President Obama's Speech on Debt and Deficit Reduction: 'The Country We Believe In'

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It's a vision that says America can't afford to keep the promise we've made to care for our seniors. It says that ten years from now, if you're a 65 year old who's eligible for Medicare, you should have to pay nearly $6,400 more than you would today. It says instead of guaranteed health care, you will get a voucher. And if that voucher isn't worth enough to buy insurance, tough luck – you're on your own. Put simply, it ends Medicare as we know it.

This is a vision that says up to 50 million Americans have to lose their health insurance in order for us to reduce the deficit. And who are those 50 million Americans? Many are someone's grandparents who wouldn't be able afford nursing home care without Medicaid. Many are poor children. Some are middle-class families who have children with autism or Down's syndrome. Some are kids with disabilities so severe that they require 24-hour care. These are the Americans we'd be telling to fend for themselves.

Worst of all, this is a vision that says even though America can't afford to invest in education or clean energy; even though we can't afford to care for seniors and poor children, we can somehow afford more than $1 trillion in new tax breaks for the wealthy. Think about it. In the last decade, the average income of the bottom 90% of all working Americans actually declined. The top 1% saw their income rise by an average of more than a quarter of a million dollars each. And that's who needs to pay less taxes? They want to give people like me a two hundred thousand dollar tax cut that's paid for by asking thirty three seniors to each pay six thousand dollars more in health costs? That's not right, and it's not going to happen as long as I'm President.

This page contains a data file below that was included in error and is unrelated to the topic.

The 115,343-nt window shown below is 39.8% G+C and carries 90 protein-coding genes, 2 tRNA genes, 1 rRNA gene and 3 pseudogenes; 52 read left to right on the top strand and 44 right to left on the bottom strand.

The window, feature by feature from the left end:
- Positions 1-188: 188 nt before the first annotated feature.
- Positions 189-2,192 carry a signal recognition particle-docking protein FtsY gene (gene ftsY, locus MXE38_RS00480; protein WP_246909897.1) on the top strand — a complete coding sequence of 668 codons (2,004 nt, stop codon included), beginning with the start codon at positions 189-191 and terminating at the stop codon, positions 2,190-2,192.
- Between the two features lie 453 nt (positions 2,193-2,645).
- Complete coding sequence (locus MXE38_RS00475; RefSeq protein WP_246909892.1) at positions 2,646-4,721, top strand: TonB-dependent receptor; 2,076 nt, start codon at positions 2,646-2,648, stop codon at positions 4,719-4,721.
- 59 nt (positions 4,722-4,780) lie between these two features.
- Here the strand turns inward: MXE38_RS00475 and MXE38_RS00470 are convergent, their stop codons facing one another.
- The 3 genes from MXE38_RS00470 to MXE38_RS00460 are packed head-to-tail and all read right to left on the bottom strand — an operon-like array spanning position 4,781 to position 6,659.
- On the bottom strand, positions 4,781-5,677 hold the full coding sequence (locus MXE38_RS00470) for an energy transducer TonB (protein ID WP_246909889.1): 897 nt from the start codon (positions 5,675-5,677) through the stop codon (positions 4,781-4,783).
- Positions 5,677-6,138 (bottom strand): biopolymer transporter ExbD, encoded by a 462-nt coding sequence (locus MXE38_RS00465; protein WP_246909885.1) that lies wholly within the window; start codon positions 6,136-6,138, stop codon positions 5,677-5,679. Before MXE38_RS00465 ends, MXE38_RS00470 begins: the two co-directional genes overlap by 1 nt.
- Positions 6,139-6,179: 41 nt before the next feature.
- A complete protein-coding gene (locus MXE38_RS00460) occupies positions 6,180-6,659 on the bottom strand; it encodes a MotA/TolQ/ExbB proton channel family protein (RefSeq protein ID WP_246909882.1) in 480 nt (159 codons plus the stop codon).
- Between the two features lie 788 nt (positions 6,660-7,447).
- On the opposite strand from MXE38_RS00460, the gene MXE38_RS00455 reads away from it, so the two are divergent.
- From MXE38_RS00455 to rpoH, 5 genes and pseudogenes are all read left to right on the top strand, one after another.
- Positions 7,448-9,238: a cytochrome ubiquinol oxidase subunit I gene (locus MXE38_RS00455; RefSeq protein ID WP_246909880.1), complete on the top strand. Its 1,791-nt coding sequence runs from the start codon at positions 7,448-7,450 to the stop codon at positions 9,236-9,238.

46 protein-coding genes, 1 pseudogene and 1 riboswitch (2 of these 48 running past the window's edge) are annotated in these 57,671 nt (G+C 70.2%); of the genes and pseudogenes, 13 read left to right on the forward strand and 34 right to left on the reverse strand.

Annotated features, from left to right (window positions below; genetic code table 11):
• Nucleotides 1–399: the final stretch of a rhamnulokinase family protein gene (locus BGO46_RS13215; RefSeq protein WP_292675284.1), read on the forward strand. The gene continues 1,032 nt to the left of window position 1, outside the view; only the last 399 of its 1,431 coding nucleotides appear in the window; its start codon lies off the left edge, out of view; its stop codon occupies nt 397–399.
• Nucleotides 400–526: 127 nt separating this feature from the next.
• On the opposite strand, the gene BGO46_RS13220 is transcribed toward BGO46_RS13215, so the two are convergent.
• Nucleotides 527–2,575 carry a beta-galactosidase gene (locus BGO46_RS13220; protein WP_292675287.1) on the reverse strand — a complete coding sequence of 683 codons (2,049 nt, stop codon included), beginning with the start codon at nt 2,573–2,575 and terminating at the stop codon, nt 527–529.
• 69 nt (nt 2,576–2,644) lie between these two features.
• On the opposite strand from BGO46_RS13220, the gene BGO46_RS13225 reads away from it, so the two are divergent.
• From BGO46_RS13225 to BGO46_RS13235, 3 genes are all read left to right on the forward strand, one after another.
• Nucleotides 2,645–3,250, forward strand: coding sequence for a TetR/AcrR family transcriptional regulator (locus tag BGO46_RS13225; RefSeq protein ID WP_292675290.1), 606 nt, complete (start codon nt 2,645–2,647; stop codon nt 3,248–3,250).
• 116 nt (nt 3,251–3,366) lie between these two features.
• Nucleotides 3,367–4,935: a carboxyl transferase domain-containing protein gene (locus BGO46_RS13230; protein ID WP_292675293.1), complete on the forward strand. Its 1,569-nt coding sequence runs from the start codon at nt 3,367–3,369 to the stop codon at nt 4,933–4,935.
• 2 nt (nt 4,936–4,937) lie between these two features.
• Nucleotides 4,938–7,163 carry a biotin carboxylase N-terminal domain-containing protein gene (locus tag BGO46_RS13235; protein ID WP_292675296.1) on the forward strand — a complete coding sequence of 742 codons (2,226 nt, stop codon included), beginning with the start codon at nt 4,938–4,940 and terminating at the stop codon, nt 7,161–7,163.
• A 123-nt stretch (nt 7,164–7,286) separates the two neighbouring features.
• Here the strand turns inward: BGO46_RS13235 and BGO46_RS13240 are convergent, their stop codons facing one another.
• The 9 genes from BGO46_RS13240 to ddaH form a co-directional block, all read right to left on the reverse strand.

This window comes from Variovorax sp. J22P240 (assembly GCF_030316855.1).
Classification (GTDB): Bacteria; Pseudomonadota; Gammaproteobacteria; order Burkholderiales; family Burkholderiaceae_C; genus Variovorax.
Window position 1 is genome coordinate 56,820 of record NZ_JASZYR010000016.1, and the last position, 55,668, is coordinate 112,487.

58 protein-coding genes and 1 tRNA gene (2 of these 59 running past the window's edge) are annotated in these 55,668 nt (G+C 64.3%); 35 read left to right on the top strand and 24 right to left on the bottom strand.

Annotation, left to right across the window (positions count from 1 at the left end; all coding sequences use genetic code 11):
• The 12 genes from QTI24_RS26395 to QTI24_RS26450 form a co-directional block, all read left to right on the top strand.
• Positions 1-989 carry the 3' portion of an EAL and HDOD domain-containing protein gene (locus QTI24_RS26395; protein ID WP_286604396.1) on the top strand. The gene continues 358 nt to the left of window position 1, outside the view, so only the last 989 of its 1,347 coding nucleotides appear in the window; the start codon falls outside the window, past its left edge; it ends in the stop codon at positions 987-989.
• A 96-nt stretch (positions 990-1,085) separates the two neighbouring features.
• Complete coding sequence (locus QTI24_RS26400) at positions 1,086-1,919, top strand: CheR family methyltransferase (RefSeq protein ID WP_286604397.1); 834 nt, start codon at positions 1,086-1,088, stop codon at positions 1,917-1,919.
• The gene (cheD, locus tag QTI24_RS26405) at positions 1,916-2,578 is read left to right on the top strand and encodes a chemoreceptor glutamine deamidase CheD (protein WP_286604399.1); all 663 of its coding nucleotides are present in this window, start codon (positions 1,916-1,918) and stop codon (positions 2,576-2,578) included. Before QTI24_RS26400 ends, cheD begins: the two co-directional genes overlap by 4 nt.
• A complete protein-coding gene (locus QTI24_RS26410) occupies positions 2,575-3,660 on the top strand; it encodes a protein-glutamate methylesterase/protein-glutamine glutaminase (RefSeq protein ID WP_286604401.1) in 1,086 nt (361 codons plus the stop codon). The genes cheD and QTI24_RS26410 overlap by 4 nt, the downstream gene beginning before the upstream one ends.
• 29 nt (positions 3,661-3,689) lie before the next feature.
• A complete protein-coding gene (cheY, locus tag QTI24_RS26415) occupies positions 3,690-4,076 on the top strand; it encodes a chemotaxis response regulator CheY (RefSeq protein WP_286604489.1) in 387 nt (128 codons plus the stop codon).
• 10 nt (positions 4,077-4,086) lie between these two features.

The fact is, their vision is less about reducing the deficit than it is about changing the basic social compact in America. As Ronald Reagan's own budget director said, there's nothing "serious" or "courageous" about this plan. There's nothing serious about a plan that claims to reduce the deficit by spending a trillion dollars on tax cuts for millionaires and billionaires. There's nothing courageous about asking for sacrifice from those who can least afford it and don't have any clout on Capitol Hill. And this is not a vision of the America I know.

The America I know is generous and compassionate; a land of opportunity and optimism. We take responsibility for ourselves and each other; for the country we want and the future we share. We are the nation that built a railroad across a continent and brought light to communities shrouded in darkness. We sent a generation to college on the GI bill and saved millions of seniors from poverty with Social Security and Medicare. We have led the world in scientific research and technological breakthroughs that have transformed millions of lives.

This is who we are. This is the America I know. We don't have to choose between a future of spiraling debt and one where we forfeit investments in our people and our country. To meet our fiscal challenge, we will need to make reforms. We will all need to make sacrifices. But we do not have to sacrifice the America we believe in. And as long as I'm President, we won't.

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